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How to Protect Your Home and Finances From Storms

Follow these seven simple steps to prepare for volatile weather.

What should I be doing now to protect my home from spring and summer storms?

See Our Slide Show: Spring Home Maintenance Checklist

Some simple steps can make a big difference in protecting your home from wind, hail and water damage. According to Travelers insurance claim data from 2012 to 2014, damage from hail, windstorms and sewer backup occurs more frequently in March through May than at any other time of year. Hurricane season begins on June 1 and lasts through the fall; several tornados have hit recently; and wildfires continue to be a big risk in the West because of the drought.

“There are a lot of things you can do to improve the self-defense system to your house, and many are relatively low-cost and simple maintenance,” says Julie Rochman, president and CEO of the Insurance Institute for Business & Home Safety.

Fix your roof. The snow and ice from this year’s tough winter may have damaged your roof and gutters, which can cause problems during spring storms. Repair any missing shingles or tiles on your roof. Make sure your chimney has a cap on it and doesn’t have cracks, and check that the flashing around the chimney isn’t leaking, says Rochman.


Check your gutters. Clean your gutters, and make sure they’re still draining properly, which you can test during a rainstorm. “Last night, I walked around my house in the pouring rain,” says Scott Humphrey of Travelers. “I wanted to make sure the water was draining down and away from my house.” Fix any areas that are rusted or cracked. Also run your air conditioner, and make sure it’s draining properly.

Seal windows and doors. Make sure the caulking around your windows and doors is sealed. Also seal holes where wires and pipes enter the house. In hurricane-prone areas, consider installing storm shutters, which could give you an insurance discount of up to 25%.

Trim trees. As the leaves return, it’s a good time to have an arborist check your trees and remove dead branches that could become projectiles and cause expensive damage that may not be covered by your homeowners insurance. Trim any branches that could land on your home. “A good rule of thumb is you want trees and limbs to be about 10 feet away from your home,” says Humphrey.

Check your sump pump. Melted snow and rainstorms are raising the water level in lakes, streams and rivers, which can lead to sewage backup problems. Make sure your sump pump is working, and consider a battery-powered backup, which keeps running when the power goes out during a storm (don’t forget to check the battery). Moving electronics and important files off the floor of your basement can help protect them from damage if your basement floods.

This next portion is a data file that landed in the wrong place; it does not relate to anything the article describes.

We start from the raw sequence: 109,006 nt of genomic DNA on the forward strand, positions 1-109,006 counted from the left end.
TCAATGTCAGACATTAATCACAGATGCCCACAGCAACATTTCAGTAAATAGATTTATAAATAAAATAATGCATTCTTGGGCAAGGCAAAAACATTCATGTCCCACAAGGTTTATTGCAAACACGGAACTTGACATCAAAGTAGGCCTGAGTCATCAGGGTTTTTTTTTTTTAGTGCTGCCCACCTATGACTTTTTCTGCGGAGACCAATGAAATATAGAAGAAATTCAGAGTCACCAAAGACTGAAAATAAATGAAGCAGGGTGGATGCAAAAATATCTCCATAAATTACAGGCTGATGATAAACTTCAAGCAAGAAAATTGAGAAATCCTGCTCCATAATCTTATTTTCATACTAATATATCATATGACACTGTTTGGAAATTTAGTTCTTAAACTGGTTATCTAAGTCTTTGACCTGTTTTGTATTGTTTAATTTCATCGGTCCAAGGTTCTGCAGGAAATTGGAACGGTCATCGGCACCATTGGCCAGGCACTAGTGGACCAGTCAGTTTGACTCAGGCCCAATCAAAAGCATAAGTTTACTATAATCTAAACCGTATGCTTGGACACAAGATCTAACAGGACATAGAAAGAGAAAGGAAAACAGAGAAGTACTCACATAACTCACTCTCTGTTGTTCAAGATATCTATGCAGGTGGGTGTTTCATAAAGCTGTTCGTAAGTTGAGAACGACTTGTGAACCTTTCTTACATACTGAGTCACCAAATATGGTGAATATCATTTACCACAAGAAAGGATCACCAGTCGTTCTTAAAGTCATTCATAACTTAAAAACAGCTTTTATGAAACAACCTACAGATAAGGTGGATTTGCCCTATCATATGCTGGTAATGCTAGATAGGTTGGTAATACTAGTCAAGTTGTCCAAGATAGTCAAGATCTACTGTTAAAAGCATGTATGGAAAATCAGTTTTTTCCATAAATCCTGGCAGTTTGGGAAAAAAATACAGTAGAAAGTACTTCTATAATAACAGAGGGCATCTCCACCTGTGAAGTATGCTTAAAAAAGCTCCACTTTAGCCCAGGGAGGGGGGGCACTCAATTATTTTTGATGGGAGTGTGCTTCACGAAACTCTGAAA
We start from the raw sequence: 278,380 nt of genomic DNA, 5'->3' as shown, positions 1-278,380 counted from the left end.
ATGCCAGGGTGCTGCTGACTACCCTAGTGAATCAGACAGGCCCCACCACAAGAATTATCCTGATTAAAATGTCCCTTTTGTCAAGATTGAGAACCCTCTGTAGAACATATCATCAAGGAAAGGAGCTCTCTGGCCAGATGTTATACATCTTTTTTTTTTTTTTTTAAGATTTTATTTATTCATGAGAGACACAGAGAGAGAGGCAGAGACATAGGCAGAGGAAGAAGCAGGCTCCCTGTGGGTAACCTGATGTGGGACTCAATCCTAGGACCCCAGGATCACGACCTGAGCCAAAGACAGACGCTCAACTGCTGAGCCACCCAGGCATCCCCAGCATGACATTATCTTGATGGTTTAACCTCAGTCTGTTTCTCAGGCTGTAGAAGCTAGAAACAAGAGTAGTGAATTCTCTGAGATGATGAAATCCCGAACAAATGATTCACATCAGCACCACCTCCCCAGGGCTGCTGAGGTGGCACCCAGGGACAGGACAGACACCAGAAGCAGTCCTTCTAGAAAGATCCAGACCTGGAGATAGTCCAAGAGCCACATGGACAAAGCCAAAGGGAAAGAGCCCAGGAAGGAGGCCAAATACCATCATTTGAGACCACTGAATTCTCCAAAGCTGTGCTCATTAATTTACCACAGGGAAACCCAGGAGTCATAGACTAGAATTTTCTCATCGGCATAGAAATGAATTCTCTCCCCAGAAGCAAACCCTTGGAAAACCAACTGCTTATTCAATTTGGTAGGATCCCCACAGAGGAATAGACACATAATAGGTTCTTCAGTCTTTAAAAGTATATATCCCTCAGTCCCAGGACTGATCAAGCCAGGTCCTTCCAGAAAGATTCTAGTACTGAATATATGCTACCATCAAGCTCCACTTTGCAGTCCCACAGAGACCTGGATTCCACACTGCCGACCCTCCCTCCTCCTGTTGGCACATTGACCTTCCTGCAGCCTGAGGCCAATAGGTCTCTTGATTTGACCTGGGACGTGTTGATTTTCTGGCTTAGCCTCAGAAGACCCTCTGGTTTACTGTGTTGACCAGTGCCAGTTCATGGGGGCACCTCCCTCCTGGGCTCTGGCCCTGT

Adjust your insurance. Sewage backup isn’t automatically included in most homeowners insurance policies, but you can generally add a rider that adds $20,000 of coverage for less than $100 per year. Flooding (water that enters your home from the bottom up) isn’t covered by homeowners insurance, either, but you can get coverage through the National Flood Insurance Program. Go to for price quotes and to assess your risk. See Insurance Coverage for Summer Storm Damage for more information. Also see our Is Your Home Fully Protected? tool.

Sign up for storm alerts.The Federal Emergency Management Agency mobile app provides alerts from the National Weather Service, helps you find disaster recovery centers and apply for assistance, and lets you customize an emergency checklist. Also see the National Weather Service’s list of links to other weather alerts. Have a plan ready in case an alert is issued. For example, move lawn furniture inside so it does not create damage during a windstorm, and prepare an emergency kit and a file with insurance and other contact information in case you are evacuated.

Use this tool to find out more about the risks of natural disasters in your area and strategies to help protect your home. Also see the Insurance Institute for Business & Home Safety’s 5 Affordable Home Projects to Prepare for a Hurricane list. Go to the Federal Alliance for Safe Homes’ Protect Your Home page for a list of simple maintenance projects you can do in one year, one day or one weekend to help protect your home. Also see the National Oceanic and Atmospheric Administration’s Spring Storm Safety page and the Insurance Institute for Business & Home Safety Reducing Tornado Damage page.

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